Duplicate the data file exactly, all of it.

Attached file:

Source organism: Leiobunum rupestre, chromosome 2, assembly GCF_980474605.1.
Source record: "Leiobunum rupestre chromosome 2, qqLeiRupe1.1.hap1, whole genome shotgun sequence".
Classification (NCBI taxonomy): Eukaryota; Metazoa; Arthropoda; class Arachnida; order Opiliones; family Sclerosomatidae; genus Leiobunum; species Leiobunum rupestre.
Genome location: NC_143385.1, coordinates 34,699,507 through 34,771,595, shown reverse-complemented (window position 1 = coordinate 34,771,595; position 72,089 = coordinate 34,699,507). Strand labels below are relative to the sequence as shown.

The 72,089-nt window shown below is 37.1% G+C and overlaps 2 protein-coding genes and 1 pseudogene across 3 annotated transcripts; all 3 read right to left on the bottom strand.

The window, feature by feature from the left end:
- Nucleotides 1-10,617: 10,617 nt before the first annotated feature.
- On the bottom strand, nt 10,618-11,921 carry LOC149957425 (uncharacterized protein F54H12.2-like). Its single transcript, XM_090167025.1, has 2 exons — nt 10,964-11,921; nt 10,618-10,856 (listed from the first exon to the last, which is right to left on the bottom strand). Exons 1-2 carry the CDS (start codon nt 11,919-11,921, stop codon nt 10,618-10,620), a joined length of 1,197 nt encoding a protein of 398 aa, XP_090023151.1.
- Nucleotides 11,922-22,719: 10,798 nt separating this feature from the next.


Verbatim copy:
Source organism: Leiobunum rupestre, chromosome 2, assembly GCF_980474605.1.
Source record: "Leiobunum rupestre chromosome 2, qqLeiRupe1.1.hap1, whole genome shotgun sequence".
Classification (NCBI taxonomy): Eukaryota; Metazoa; Arthropoda; class Arachnida; order Opiliones; family Sclerosomatidae; genus Leiobunum; species Leiobunum rupestre.
Genome location: NC_143385.1, coordinates 34,699,507 through 34,771,595, shown reverse-complemented (window position 1 = coordinate 34,771,595; position 72,089 = coordinate 34,699,507). Strand labels below are relative to the sequence as shown.

The 72,089-nt window shown below is 37.1% G+C and overlaps 2 protein-coding genes and 1 pseudogene across 3 annotated transcripts; all 3 read right to left on the bottom strand.

The window, feature by feature from the left end:
- Nucleotides 1-10,617: 10,617 nt before the first annotated feature.
- On the bottom strand, nt 10,618-11,921 carry LOC149957425 (uncharacterized protein F54H12.2-like). Its single transcript, XM_090167025.1, has 2 exons — nt 10,964-11,921; nt 10,618-10,856 (listed from the first exon to the last, which is right to left on the bottom strand). Exons 1-2 carry the CDS (start codon nt 11,919-11,921, stop codon nt 10,618-10,620), a joined length of 1,197 nt encoding a protein of 398 aa, XP_090023151.1.
- Nucleotides 11,922-22,719: 10,798 nt separating this feature from the next.